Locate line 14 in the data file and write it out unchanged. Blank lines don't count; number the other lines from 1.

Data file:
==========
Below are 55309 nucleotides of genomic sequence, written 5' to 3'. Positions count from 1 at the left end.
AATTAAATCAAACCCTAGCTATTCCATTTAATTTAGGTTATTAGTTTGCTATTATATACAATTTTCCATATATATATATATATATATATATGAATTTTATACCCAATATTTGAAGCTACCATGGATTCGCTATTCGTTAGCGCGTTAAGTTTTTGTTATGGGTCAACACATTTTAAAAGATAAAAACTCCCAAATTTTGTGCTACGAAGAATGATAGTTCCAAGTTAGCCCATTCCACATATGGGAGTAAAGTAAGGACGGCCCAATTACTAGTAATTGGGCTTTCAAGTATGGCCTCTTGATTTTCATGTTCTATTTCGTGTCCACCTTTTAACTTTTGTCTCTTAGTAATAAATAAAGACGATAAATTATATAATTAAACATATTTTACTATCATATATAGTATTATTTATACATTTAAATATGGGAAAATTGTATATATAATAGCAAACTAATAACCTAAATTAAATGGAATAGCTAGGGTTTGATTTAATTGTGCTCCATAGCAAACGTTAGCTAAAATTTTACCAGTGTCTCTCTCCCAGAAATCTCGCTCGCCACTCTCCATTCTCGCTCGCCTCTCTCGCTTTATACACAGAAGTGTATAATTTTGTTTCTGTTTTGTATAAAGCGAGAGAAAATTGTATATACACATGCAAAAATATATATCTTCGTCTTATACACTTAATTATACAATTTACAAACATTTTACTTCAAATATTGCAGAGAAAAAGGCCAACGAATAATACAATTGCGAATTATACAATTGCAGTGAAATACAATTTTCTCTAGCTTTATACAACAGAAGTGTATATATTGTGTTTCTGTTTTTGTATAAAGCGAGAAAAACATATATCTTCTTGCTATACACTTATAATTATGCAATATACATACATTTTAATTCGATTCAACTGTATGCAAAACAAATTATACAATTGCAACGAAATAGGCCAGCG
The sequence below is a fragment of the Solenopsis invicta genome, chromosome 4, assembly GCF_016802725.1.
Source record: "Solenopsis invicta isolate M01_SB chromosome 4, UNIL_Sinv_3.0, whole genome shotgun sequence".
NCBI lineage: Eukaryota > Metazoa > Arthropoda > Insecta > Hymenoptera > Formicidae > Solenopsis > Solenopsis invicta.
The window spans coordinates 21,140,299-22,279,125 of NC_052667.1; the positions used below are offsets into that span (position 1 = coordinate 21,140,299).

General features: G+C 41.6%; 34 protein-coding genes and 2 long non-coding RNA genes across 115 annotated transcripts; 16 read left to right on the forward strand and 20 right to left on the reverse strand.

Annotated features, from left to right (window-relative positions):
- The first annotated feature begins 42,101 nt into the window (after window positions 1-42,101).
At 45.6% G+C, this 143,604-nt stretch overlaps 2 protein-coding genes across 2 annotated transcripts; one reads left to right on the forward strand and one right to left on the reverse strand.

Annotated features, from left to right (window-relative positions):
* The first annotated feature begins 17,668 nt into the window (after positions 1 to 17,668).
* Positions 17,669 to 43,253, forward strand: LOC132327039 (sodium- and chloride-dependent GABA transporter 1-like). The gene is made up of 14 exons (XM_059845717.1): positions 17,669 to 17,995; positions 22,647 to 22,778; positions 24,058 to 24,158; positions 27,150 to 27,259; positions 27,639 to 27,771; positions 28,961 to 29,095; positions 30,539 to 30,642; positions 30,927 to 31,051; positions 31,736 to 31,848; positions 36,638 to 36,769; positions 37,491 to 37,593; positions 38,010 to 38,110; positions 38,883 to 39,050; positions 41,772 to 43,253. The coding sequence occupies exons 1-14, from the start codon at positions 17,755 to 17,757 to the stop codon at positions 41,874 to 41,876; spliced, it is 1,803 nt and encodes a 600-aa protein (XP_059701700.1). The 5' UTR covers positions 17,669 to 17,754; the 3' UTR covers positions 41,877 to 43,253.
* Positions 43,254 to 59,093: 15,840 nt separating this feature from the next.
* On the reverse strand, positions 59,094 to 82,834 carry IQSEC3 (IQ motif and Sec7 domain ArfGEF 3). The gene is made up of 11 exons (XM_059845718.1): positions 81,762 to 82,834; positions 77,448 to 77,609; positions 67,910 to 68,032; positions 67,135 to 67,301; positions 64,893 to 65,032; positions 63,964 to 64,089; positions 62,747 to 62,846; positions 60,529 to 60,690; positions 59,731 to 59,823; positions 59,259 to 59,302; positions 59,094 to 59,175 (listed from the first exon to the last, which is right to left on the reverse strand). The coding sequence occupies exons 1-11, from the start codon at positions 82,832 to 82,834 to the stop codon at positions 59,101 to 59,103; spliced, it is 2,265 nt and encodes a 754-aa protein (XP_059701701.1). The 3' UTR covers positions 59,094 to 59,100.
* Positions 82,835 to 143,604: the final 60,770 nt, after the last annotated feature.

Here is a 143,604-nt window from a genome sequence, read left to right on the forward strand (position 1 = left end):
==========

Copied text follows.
* Positions 43,254 to 59,093: 15,840 nt separating this feature from the next.